What would you expect if you raised a lame man in the midst of a crowd of people? Most likely, you’d expect what Peter and John have at the end of Acts 3, which is a nice big crowd listening to what they have to say. A group of people wondering at the source of the power that has been demonstrated. A crowd willing to consider those claims you have to present.
You probably do not expect this:
Or, at the very least, the Second Temple Judaism form of it. But that’s what Peter and John get in Acts 4 (link) as we go through the whole Bible. The authorities lay hands on them and lead them away to put them in prison overnight. The next day, they are questioned, threatened, and released.
In the midst of all this, though, they confront the religious leaders and speak the truth about Jesus to these leaders. Keep in mind, these are many of the same religious powers-that-be who turned Jesus over to the Romans for crucifixion. It’s a hostile crowd to start with, and Peter pointing to these elders that the miracle was done “by the name of Jesus Christ the Nazarene, whom you crucified” (Acts 4:10) was not going to win them any brownie points.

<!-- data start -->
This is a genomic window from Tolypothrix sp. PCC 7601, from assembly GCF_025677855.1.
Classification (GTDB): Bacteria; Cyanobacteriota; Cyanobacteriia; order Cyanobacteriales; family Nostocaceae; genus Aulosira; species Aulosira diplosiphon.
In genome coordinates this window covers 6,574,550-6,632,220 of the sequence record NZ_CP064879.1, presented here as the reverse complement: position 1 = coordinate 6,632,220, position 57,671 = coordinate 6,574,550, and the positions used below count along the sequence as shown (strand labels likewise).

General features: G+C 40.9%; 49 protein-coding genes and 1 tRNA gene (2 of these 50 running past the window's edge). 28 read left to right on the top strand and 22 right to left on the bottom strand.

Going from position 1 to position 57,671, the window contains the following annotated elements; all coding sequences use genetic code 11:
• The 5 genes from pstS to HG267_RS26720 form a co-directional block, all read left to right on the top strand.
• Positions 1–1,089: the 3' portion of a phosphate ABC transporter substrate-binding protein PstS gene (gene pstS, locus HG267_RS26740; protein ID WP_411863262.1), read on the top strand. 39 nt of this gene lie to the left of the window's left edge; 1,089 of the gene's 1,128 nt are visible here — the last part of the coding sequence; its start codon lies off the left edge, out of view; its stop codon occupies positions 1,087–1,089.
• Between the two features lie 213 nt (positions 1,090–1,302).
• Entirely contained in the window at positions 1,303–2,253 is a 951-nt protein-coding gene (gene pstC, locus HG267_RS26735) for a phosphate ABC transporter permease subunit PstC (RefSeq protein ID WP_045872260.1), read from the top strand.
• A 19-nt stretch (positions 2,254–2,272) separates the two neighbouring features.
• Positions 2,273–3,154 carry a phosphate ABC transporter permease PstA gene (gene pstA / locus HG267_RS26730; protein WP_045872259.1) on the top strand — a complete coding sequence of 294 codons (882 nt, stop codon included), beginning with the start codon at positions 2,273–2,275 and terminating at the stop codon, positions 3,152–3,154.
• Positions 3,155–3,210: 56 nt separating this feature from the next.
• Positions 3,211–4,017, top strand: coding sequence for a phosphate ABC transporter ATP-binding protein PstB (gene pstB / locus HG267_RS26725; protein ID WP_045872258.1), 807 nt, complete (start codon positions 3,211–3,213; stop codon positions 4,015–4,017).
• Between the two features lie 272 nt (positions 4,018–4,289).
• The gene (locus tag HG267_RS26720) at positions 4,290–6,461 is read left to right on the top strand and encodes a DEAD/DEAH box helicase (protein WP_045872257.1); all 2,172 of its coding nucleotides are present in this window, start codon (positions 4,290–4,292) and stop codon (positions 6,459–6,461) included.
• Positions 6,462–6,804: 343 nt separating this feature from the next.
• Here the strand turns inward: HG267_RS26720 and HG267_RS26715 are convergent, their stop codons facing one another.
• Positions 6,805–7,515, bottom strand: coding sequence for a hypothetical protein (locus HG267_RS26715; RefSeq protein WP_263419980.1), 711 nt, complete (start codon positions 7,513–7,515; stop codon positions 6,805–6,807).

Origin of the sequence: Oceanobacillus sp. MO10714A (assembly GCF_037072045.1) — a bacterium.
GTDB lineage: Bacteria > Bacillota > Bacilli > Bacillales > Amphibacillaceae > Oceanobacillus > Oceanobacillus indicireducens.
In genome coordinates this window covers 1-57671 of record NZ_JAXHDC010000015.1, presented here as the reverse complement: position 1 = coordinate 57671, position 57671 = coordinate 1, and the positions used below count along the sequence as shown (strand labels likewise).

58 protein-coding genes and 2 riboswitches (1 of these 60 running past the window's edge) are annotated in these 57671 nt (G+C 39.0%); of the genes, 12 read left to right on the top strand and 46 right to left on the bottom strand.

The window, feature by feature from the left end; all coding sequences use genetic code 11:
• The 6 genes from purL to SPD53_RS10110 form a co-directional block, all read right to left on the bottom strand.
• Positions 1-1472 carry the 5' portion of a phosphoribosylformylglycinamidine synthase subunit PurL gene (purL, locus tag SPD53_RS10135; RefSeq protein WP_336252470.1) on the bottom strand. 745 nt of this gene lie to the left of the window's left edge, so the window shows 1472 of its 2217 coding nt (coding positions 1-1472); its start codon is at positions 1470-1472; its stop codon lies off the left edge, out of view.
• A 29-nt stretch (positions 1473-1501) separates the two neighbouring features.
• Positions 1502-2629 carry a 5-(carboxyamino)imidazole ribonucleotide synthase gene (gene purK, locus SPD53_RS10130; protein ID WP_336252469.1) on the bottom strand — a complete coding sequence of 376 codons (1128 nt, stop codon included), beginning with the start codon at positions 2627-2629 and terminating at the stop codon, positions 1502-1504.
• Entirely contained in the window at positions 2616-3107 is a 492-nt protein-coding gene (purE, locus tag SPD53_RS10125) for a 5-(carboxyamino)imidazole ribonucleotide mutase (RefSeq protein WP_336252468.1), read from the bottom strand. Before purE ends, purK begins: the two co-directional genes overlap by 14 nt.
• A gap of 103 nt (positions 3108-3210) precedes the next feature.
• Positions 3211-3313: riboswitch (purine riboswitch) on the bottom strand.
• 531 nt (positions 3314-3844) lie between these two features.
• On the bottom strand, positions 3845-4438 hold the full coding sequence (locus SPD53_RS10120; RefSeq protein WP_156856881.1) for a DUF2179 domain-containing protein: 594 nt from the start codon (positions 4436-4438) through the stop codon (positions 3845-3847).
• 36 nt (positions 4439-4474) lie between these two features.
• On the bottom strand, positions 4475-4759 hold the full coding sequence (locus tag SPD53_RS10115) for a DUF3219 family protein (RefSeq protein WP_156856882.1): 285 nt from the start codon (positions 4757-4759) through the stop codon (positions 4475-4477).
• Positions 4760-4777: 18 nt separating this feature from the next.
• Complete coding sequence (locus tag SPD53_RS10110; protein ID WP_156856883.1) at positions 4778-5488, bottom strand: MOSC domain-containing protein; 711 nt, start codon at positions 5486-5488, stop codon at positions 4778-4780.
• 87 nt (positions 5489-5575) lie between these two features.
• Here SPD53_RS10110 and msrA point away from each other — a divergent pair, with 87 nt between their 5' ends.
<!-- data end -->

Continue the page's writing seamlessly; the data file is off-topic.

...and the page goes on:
This does not stifle their commitment. We see them challenge the elders that they cannot give heed to men rather than to God and declare that they cannot stop speaking about what they have seen and heard. Further, after their release, they gather with the church and praise God for His goodness and mercy. They do not even truly praise God that they were delivered: the focus of praise from Acts 4:24-27 is more on God and redemption through Christ rather than on their escape. The only self-noting portion? Praying that they would have confidence in speaking the Word. That’s it.
How do we come closer to this? Rare among the believers in Christ will be one who does not long to see thousands come to Jesus and begin life as disciples. Rare among the believers is one who would not want to see the earth shaken by the power of God. Rare among the believers is one who would not want to see the unity discussed at the end of the chapter, where the needs of all are met by the generosity and efforts of all.
If we want this, what do we do?
I would tell you that it’s not as much about what we do. In truth, very few things in following Jesus are about what you do. Life as a disciple of Christ is about who you are. Now, who you are becomes evident in what you do. The growth of a disciple, though, is not behavior modification but life transformation. Never forget that if we are growing into the right person, one who seeks God in all things, focuses on the truth, lives in grace, and trusts in God’s love, if we are growing into that person then we will do what we ought to do.